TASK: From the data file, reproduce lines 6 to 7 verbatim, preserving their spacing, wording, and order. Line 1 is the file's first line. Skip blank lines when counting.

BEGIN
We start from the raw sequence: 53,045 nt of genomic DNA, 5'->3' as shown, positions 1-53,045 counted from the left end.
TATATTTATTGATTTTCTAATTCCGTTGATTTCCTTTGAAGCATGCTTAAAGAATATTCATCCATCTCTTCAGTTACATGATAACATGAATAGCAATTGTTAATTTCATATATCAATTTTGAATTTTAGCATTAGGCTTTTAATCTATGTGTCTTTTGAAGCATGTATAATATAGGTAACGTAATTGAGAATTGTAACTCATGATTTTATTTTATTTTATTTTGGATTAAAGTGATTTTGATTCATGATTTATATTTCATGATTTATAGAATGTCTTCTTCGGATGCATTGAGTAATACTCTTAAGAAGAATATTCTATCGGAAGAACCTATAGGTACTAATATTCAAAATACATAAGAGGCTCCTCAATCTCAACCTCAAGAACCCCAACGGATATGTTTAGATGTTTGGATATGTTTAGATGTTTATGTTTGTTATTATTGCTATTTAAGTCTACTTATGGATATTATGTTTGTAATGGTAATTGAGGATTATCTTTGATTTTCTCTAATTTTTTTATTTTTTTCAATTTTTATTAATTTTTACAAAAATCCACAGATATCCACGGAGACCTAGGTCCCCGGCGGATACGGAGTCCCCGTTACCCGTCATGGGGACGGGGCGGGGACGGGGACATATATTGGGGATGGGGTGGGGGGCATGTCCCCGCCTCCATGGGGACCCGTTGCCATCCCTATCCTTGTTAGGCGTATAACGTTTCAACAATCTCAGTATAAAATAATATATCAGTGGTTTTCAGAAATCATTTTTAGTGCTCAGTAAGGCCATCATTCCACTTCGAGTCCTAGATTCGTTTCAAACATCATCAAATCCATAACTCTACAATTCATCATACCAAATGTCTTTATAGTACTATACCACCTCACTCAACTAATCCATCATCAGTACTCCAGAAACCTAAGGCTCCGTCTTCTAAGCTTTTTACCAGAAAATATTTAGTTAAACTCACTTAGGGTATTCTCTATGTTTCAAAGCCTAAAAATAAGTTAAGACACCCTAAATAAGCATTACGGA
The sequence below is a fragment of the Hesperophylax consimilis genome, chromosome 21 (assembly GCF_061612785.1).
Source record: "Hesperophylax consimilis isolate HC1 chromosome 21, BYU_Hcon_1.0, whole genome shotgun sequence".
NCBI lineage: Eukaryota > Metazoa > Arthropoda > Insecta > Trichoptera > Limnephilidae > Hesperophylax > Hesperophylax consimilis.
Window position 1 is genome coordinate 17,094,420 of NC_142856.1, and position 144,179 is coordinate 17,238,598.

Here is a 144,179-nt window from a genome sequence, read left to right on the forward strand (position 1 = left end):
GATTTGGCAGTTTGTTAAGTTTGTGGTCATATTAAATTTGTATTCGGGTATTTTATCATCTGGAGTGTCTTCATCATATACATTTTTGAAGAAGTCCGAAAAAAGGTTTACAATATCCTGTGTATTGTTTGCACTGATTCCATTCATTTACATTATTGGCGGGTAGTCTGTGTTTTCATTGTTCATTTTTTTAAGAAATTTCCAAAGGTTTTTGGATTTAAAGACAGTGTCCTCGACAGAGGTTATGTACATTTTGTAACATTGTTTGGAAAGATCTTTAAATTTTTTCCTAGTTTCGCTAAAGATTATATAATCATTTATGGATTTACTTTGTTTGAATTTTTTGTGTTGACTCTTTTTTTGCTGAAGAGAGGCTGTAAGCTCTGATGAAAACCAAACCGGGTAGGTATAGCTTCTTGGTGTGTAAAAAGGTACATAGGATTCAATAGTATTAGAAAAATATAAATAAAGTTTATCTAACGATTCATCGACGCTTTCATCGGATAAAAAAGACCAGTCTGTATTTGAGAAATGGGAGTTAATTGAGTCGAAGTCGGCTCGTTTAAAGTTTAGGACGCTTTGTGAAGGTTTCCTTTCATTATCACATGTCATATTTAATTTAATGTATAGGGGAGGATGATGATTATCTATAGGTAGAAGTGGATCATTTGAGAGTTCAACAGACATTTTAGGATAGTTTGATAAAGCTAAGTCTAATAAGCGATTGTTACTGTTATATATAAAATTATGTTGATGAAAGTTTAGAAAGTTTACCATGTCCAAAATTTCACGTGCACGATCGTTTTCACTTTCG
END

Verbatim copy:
Window position 1 is genome coordinate 17,094,420 of NC_142856.1, and position 144,179 is coordinate 17,238,598.

Here is a 144,179-nt window from a genome sequence, read left to right on the forward strand (position 1 = left end):